The Basics of Fostering a Dog or Cat
Think you're ready to foster a pet? Congratulations!
In this article, we'll share what you can expect, how to prepare your home, and how to get in touch with a pet rescue league or shelter.
What Does a Pet Foster Parent Do?
Yeah, what exactly is fostering, anyway?
Fostering means taking care of a pet in your home. You provide the pet with care for a specific amount of time until someone adopts the pet into a fur-ever home. At the very basic level, you give the pet affection, food, and exercise.
Responsibilities that come with fostering a pet:
● Staying in constant communication with the shelter/rescue workers about the pet's behavior.
● Participating in obedience training or adoption events.
● Evaluating potential adopters as to whether they "fit" the pet's personality.
● Transporting the animal to the veterinarian or on-site shelter vet as needed.
Ultimately, you provide pets with socialization opportunities and get to know their personalities. You provide a key part of helping pets find their forever homes.
How to Get Started Fostering a Pet
Take a look at the following steps to learn how to go from just thinking about fostering to offering your time and energy to this huge commitment.
Step 1: Get in contact with a shelter or rescue organization.
Contact your local shelter or rescue organization. Many organizations want you to stay as local as possible so it's handy for the shelter — and for you.
Step 2: Shelters and rescue organizations will work to match your home with the right type of pet. New foster families won't receive a "challenging" pet right away — they will ease you in with a more "laid-back" pet the first time around.
Step 3: Make sure you and the shelter are clear on the goals of fostering and the needs of the specific pet. You'll need to have space in your home and the schedule to accommodate the pet's needs, such as a toileting schedule. Ensure you have the right conditions (for example, if a dog can't tolerate kids, a fostering situation wouldn't make sense if you have twin two-year-old boys).
Ultimately, fostering helps another family find the right pet for their home.
Cost of Fostering
As you might imagine, it's not free to foster. Many organizations pay for the basics: a collar, leash, bowls, crate, and a litter box. You may wonder about paying for medical care. Remember that pet foster parent should not have to pay medical costs, from emergency care to spaying or neutering.
Take a look at these costs to make sure you can provide the financial support necessary to help pets in need. You can deduct expenses if you foster through a 501(c)3 nonprofit organization.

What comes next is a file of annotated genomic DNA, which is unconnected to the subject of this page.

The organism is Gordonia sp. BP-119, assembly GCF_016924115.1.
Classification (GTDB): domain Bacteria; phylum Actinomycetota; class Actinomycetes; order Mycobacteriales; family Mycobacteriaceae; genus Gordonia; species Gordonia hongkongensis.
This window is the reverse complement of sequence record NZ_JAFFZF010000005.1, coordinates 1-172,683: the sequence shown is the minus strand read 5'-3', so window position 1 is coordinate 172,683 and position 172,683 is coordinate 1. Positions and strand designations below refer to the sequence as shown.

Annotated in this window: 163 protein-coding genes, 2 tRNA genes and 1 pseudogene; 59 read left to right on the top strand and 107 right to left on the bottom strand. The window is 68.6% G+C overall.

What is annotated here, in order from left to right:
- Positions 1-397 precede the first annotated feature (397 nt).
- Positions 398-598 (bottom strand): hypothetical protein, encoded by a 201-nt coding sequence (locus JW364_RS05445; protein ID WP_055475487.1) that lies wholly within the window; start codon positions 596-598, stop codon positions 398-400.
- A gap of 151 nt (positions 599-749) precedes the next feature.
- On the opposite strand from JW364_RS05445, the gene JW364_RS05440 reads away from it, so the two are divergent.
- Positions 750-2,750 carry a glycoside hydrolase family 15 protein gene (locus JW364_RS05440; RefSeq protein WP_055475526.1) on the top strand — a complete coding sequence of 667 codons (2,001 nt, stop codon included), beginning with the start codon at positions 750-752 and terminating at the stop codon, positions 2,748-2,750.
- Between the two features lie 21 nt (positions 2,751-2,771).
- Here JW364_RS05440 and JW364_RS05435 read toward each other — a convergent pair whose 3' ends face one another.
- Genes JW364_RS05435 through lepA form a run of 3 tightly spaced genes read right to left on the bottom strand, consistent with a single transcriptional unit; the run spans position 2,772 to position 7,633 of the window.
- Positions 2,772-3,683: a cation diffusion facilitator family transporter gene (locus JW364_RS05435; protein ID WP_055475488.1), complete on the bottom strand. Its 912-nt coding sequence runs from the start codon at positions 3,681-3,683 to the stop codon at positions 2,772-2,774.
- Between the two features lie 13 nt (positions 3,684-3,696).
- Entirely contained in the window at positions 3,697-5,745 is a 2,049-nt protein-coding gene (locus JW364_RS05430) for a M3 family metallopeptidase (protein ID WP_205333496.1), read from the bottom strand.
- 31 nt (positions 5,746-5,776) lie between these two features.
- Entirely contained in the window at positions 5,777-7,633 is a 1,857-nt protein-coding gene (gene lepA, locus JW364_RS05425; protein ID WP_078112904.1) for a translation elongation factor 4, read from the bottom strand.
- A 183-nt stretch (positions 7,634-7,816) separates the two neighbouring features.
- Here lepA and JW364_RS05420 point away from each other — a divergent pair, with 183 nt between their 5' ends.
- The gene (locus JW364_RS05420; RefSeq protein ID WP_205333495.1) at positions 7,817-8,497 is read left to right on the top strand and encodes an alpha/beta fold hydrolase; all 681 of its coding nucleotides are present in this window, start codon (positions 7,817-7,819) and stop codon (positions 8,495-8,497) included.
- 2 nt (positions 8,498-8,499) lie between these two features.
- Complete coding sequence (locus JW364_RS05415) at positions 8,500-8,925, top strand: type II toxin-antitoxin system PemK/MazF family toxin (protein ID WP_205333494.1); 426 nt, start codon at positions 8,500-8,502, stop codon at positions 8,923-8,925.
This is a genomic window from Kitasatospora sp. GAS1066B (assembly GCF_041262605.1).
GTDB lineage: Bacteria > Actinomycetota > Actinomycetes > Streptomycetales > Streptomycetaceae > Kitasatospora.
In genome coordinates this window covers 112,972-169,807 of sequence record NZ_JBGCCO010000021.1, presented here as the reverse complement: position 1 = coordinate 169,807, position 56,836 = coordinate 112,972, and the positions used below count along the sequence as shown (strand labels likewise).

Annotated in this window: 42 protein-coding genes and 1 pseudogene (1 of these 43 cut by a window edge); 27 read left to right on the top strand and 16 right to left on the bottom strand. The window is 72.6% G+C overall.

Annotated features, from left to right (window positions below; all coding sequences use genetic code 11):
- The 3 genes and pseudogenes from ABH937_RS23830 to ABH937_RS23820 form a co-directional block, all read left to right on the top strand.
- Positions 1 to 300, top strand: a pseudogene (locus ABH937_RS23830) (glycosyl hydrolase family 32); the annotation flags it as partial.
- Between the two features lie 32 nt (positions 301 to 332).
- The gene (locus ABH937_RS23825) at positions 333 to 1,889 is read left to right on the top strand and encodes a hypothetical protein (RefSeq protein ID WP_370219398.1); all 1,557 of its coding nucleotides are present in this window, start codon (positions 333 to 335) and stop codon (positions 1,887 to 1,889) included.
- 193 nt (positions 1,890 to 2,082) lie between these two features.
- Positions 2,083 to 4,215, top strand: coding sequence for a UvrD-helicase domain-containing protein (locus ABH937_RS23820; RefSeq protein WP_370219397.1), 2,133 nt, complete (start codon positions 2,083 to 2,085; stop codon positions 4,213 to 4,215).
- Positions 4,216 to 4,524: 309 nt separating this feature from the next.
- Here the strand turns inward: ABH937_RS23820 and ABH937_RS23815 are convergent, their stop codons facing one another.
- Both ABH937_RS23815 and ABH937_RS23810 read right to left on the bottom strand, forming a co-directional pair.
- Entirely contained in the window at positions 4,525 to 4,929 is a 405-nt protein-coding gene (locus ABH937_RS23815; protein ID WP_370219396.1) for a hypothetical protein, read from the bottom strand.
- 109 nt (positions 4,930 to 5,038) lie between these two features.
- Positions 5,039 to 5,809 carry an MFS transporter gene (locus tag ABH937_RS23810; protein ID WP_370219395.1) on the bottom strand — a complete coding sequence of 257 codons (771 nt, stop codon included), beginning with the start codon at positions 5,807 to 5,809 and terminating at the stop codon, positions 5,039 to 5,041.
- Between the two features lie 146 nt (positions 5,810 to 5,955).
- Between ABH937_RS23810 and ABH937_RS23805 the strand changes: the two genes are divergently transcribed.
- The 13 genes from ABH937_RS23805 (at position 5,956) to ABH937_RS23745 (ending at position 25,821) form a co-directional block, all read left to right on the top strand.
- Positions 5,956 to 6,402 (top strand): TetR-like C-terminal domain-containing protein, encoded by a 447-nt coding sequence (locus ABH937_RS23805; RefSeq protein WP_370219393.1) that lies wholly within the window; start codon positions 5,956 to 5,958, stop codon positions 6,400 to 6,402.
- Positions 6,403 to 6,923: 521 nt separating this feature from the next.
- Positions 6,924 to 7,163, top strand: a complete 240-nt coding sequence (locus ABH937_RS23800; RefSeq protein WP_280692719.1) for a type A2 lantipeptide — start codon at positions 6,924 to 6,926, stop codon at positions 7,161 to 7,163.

In most cases, pet foster parents must buy pet food. Dog food, for example, costs between $20 to $60 per month, or $250 to $700 per year. You may spend on the higher end of the spectrum if you foster a larger dog who has a lot of energy compared to a smaller dog. The amount you spend also depends on the quality of the food you buy.
Who can resist purchasing a squishy bed or new toys to play with for a new foster pet? You might want to spoil your pet and even splurge for doggie daycare if your new foster pet needs socialization — though note that some pets cannot tolerate being with other animals. Take the shelter's guidance to heart when it comes to what a pet will and will not tolerate!
The bottom line: Don't let a lack of financial resources stop you from fostering, because a shelter will provide you with a few resources. You can also check out these DIY pet toy ideas for free and easy playthings!
Prepare Your Home for a Foster Pet
Before you get started with fostering, take a look around you and even get down on all fours to see what could be dangerous for an animal. Pet-proofing needs to happen before you welcome a pet into your home.
Things like poisonous plants, too-small balls, string, wire, nails, electrical cords, chemicals can lurk everywhere. Look for:
● Kitchens and bathrooms: Medications, cleaners, lotions, chemicals, contents of trash cans, left-open toilet lids
● Living and family rooms: Lamp cords, kids' toys, houseplants, aquariums, and cages for other small animals (like birds)
● Garages: Chemicals, especially antifreeze
● Bedrooms: Cosmetics, accessible items on bedside tables, lamp cords
● Yard: Holes in the fence, dangerous yard equipment
Ready to Foster a Pet?
As a foster parent, you really do commit your time and energy to an animal in need and provide a foster pet a safe, caring environment in which to live. You treat your foster pet almost as the pet was your own.
For that, you've earned a very well-deserved high-five.
Have more questions about pet care, training, breeds, or pet? Find more at SPOT’s blogbowl.
Written by Melissa Brock, pet parent of a black fur-shedding feline. Melissa is the founder of College Money Tips and a full-time freelance writer and editor. She loves helping families navigate their finances (especially those who own pets!).